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Articles by Pengfei Li
Total Records ( 2 ) for Pengfei Li
  Yue Liu , Congying Fan , Haiyan Hu , Yaowen Yang , Shuning Yan , Yuelan Gu , Meng Ding , Pengfei Li , Yanling Wang , Hongyan Wang and Qie Yang
  Background and Objective: Circulating Tumor Cells (CTCs) are associated with the prognosis of many human cancers. This study aimed to investigate the clinical significance of CTCs in patients with Non-Small Cell Lung Cancer (NSCLC) patients treated with EGFR-TKI. Materials and Methods: This prospective observational study recruited a total of 120 cases of advanced NSCLC patients who were admitted from January, 2018 to July, 2020. All patients received the first-line treatment of EFFG-TKI treatment of gefitinib 250 mg/day or erlotinib 150 mg/day. Patients with Progressive Disease (PD) after 3 months of treatment were regarded as resistant to the treatment. The levels of CTC were measured before treatment and after 3 months of treatment by the Cell Search system. Cancer-related biomarkers CA125, CEA, CA199 and Ki67 were measured using the enzyme-linked immunosorbent assay (ELISA). Results: Deceased patients showed a significantly higher ratio of TNM stage IV and more CTCs compared with the survival cases. A high number of CTCs was positively correlated with CA125, CEA, Ki67 and CA199. In all patients, 161 cases (44.11%) showed resistance to EGFR-TKI treatment. After treatment of 3 months, the CTCs levels and serum CA125 levels were remarkably decreased in non-resistant patients. Patients with CTC≥5 and patients with higher expression of CA125 had markedly shorter 1 year survival. Conclusion: Higher CTCs might be associated with poor clinical outcomes and prognosis and higher CTCs and CA125 levels might predict a higher risk for resistance of EGFR-TKI treatment in NSCLC patients.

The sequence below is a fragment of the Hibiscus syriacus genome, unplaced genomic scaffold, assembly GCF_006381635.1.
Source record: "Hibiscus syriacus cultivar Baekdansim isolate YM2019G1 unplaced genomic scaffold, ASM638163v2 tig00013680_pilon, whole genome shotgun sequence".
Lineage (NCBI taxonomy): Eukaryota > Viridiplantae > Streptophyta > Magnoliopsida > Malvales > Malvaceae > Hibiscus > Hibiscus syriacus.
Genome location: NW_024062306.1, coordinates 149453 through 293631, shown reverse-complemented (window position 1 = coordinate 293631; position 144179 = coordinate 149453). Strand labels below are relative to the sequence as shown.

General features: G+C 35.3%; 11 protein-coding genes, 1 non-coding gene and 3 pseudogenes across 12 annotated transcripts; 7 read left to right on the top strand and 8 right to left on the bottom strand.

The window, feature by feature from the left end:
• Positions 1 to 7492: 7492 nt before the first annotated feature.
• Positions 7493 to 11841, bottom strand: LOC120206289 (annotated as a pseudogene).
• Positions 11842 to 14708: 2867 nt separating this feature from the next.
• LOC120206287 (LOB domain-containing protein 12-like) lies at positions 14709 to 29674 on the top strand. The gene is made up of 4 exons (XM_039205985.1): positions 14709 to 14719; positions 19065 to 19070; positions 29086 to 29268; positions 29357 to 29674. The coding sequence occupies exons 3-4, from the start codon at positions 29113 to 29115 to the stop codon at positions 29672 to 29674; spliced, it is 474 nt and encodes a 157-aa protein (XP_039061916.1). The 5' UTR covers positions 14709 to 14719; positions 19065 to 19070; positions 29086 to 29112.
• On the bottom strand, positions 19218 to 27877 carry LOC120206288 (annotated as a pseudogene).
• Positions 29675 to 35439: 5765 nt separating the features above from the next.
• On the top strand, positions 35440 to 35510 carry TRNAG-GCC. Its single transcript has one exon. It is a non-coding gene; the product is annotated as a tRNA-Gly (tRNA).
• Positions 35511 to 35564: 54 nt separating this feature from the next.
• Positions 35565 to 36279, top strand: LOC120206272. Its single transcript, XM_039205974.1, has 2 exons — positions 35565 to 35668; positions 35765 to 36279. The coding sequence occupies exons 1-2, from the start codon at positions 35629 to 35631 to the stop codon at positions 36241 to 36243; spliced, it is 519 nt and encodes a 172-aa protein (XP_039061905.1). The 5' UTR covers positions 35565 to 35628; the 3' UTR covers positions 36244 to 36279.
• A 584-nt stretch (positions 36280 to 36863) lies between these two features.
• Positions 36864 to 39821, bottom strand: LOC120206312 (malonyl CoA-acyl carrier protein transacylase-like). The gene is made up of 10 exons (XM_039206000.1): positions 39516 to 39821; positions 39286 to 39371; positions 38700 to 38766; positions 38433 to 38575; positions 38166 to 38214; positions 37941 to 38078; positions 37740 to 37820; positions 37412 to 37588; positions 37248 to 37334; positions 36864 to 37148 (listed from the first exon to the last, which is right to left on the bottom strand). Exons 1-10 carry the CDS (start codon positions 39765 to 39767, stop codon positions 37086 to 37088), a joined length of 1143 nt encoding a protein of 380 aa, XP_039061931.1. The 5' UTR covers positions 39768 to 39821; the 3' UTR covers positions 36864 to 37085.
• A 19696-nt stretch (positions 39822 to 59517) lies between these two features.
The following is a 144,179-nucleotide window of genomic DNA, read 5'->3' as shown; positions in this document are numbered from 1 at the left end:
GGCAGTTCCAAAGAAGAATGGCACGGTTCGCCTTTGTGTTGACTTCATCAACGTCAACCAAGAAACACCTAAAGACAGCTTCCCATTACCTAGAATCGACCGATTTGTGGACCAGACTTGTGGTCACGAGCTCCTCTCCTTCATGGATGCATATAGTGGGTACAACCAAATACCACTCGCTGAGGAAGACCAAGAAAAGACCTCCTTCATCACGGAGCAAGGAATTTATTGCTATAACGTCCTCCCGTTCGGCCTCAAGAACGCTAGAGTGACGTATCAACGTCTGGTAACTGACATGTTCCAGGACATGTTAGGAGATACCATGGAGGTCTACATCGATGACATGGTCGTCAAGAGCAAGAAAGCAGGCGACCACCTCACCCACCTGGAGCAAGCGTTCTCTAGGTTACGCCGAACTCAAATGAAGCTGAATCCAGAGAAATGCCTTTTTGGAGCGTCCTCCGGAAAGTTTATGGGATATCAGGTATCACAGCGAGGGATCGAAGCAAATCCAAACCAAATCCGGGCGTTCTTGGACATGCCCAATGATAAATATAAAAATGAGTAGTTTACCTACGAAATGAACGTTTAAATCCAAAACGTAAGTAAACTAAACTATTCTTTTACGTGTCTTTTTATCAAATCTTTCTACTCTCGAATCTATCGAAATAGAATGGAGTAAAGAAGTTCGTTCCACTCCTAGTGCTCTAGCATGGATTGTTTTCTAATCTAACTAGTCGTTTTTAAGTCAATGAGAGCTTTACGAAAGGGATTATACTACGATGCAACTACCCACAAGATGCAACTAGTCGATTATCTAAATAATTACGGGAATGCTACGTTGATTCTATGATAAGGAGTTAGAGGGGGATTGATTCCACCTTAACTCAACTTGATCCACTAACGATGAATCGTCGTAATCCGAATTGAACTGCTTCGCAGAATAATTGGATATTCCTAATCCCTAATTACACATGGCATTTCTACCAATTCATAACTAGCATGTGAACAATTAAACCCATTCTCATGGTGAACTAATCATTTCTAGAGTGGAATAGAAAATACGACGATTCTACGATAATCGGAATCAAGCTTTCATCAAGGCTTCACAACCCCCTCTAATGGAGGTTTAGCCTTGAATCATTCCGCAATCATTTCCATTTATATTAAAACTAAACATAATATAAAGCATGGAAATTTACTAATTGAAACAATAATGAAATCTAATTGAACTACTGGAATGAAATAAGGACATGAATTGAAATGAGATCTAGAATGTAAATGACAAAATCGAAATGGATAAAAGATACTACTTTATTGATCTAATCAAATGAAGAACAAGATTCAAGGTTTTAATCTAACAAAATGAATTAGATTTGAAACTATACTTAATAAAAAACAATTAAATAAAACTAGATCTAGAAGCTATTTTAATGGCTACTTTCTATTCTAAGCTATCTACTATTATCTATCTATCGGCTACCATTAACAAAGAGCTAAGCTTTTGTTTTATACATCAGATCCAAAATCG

Lingfeng Xue , Pengfei Li , Rongfei Zhang , Xiangshu Piao , Rui Han and Ding Wang
  Fermented potato pulp is a by-product obtained from the potato-starch industry. There could be great economical and environmental advantages if it could be exploited for use as a new feed resource. This study was conducted to evaluate the dietary effect of adding 5% fermented potato pulp to diets fed to lactating sows on sow and litter performance, blood metabolites and hormones. On day 110 of gestation, 80 mixed parity sows (256.0±4.3 kg BW and 3.2±0.2 parity) were moved into a farrowing room and allotted to one of two corn-soybean meal based diets supplemented with either 0 or 5% fermented potato pulp in a completely random design experiment. Each treatment had 40 replicates and the sows were fed the dietary treatments until weaning following 28 days of lactation. Sow lactation weight loss tended to decrease (p = 0.09) and feed intake tended to increase (p = 0.06) when sows were fed fermented potato pulp. The weaning to estrus interval was shorter (p = 0.05) and litter weight gain was also higher (p = 0.03) for sows fed fermented potato pulp. Dietary treatments did not affect plasma glucose, insulin, non-esterified fatty acids, insulin-like growth factor I and follicle-stimulating hormone. Sows fed fermented potato pulp had higher (p = 0.02) plasma urea nitrogen and luteinizing hormone (p = 0.01) than sows fed the control diet. Feeding potato pulp tended to decrease (p = 0.06) creatinine and increase (p = 0.07) estradiol concentrations in sows plasma. These results demonstrate that feeding lactating sows diets containing 5% fermented potato pulp had a positive effect on sow and litter performance.
 
 
 
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